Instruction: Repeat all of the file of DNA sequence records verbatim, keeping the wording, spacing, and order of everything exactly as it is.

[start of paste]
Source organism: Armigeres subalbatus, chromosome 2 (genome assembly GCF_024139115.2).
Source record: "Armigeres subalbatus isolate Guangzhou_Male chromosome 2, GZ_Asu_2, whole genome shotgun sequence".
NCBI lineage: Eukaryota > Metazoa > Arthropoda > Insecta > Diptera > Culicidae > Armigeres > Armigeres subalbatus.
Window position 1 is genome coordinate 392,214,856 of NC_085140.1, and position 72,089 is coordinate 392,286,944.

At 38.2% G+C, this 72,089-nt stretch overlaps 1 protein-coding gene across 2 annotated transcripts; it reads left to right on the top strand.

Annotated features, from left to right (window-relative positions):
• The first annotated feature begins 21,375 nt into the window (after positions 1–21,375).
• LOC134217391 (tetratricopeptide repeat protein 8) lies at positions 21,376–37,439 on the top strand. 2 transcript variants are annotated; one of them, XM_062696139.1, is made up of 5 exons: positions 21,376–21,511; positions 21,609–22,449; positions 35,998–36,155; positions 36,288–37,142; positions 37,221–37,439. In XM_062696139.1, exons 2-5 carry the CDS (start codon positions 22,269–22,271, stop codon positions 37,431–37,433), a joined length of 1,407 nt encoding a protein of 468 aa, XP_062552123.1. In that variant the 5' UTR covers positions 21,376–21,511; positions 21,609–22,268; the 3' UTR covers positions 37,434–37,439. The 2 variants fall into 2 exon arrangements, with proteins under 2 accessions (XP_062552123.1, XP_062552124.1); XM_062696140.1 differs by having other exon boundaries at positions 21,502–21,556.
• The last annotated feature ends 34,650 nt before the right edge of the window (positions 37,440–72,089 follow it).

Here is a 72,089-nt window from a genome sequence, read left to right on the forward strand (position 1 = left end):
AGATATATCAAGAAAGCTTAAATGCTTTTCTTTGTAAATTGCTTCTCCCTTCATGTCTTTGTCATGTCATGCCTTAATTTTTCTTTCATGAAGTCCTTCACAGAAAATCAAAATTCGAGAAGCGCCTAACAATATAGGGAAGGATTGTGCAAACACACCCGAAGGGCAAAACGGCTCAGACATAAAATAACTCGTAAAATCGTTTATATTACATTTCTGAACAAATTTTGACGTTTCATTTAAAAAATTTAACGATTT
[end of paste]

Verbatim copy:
Source organism: Armigeres subalbatus, chromosome 2 (genome assembly GCF_024139115.2).
Source record: "Armigeres subalbatus isolate Guangzhou_Male chromosome 2, GZ_Asu_2, whole genome shotgun sequence".
NCBI lineage: Eukaryota > Metazoa > Arthropoda > Insecta > Diptera > Culicidae > Armigeres > Armigeres subalbatus.
Window position 1 is genome coordinate 392,214,856 of NC_085140.1, and position 72,089 is coordinate 392,286,944.

At 38.2% G+C, this 72,089-nt stretch overlaps 1 protein-coding gene across 2 annotated transcripts; it reads left to right on the top strand.

Annotated features, from left to right (window-relative positions):
• The first annotated feature begins 21,375 nt into the window (after positions 1–21,375).
• LOC134217391 (tetratricopeptide repeat protein 8) lies at positions 21,376–37,439 on the top strand. 2 transcript variants are annotated; one of them, XM_062696139.1, is made up of 5 exons: positions 21,376–21,511; positions 21,609–22,449; positions 35,998–36,155; positions 36,288–37,142; positions 37,221–37,439. In XM_062696139.1, exons 2-5 carry the CDS (start codon positions 22,269–22,271, stop codon positions 37,431–37,433), a joined length of 1,407 nt encoding a protein of 468 aa, XP_062552123.1. In that variant the 5' UTR covers positions 21,376–21,511; positions 21,609–22,268; the 3' UTR covers positions 37,434–37,439. The 2 variants fall into 2 exon arrangements, with proteins under 2 accessions (XP_062552123.1, XP_062552124.1); XM_062696140.1 differs by having other exon boundaries at positions 21,502–21,556.
• The last annotated feature ends 34,650 nt before the right edge of the window (positions 37,440–72,089 follow it).

Here is a 72,089-nt window from a genome sequence, read left to right on the forward strand (position 1 = left end):
AGATATATCAAGAAAGCTTAAATGCTTTTCTTTGTAAATTGCTTCTCCCTTCATGTCTTTGTCATGTCATGCCTTAATTTTTCTTTCATGAAGTCCTTCACAGAAAATCAAAATTCGAGAAGCGCCTAACAATATAGGGAAGGATTGTGCAAACACACCCGAAGGGCAAAACGGCTCAGACATAAAATAACTCGTAAAATCGTTTATATTACATTTCTGAACAAATTTTGACGTTTCATTTAAAAAATTTAACGATTT